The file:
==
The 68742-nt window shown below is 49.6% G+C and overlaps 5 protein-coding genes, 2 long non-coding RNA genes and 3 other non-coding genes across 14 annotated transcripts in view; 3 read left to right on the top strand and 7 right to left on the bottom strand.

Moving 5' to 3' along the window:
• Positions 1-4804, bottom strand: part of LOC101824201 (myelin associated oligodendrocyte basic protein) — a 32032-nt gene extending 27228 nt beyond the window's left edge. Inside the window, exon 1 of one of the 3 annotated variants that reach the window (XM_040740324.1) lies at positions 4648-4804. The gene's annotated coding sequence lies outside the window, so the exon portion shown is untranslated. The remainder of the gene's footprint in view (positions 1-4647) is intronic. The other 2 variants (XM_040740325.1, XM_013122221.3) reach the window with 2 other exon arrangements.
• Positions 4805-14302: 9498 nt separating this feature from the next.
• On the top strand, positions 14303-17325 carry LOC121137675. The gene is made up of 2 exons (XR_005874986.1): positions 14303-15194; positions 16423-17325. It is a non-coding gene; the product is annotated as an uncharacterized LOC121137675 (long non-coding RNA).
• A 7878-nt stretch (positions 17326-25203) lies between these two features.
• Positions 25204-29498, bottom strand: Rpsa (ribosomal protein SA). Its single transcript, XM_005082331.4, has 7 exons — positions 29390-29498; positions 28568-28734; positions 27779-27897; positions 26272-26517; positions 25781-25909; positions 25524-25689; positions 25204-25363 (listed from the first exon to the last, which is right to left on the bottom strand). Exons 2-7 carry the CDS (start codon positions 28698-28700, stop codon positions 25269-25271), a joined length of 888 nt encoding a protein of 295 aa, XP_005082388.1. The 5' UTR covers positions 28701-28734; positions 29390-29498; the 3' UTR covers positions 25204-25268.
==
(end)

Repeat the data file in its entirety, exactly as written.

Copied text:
The 68742-nt window shown below is 49.6% G+C and overlaps 5 protein-coding genes, 2 long non-coding RNA genes and 3 other non-coding genes across 14 annotated transcripts in view; 3 read left to right on the top strand and 7 right to left on the bottom strand.

Moving 5' to 3' along the window:
• Positions 1-4804, bottom strand: part of LOC101824201 (myelin associated oligodendrocyte basic protein) — a 32032-nt gene extending 27228 nt beyond the window's left edge. Inside the window, exon 1 of one of the 3 annotated variants that reach the window (XM_040740324.1) lies at positions 4648-4804. The gene's annotated coding sequence lies outside the window, so the exon portion shown is untranslated. The remainder of the gene's footprint in view (positions 1-4647) is intronic. The other 2 variants (XM_040740325.1, XM_013122221.3) reach the window with 2 other exon arrangements.
• Positions 4805-14302: 9498 nt separating this feature from the next.
• On the top strand, positions 14303-17325 carry LOC121137675. The gene is made up of 2 exons (XR_005874986.1): positions 14303-15194; positions 16423-17325. It is a non-coding gene; the product is annotated as an uncharacterized LOC121137675 (long non-coding RNA).
• A 7878-nt stretch (positions 17326-25203) lies between these two features.
• Positions 25204-29498, bottom strand: Rpsa (ribosomal protein SA). Its single transcript, XM_005082331.4, has 7 exons — positions 29390-29498; positions 28568-28734; positions 27779-27897; positions 26272-26517; positions 25781-25909; positions 25524-25689; positions 25204-25363 (listed from the first exon to the last, which is right to left on the bottom strand). Exons 2-7 carry the CDS (start codon positions 28698-28700, stop codon positions 25269-25271), a joined length of 888 nt encoding a protein of 295 aa, XP_005082388.1. The 5' UTR covers positions 28701-28734; positions 29390-29498; the 3' UTR covers positions 25204-25268.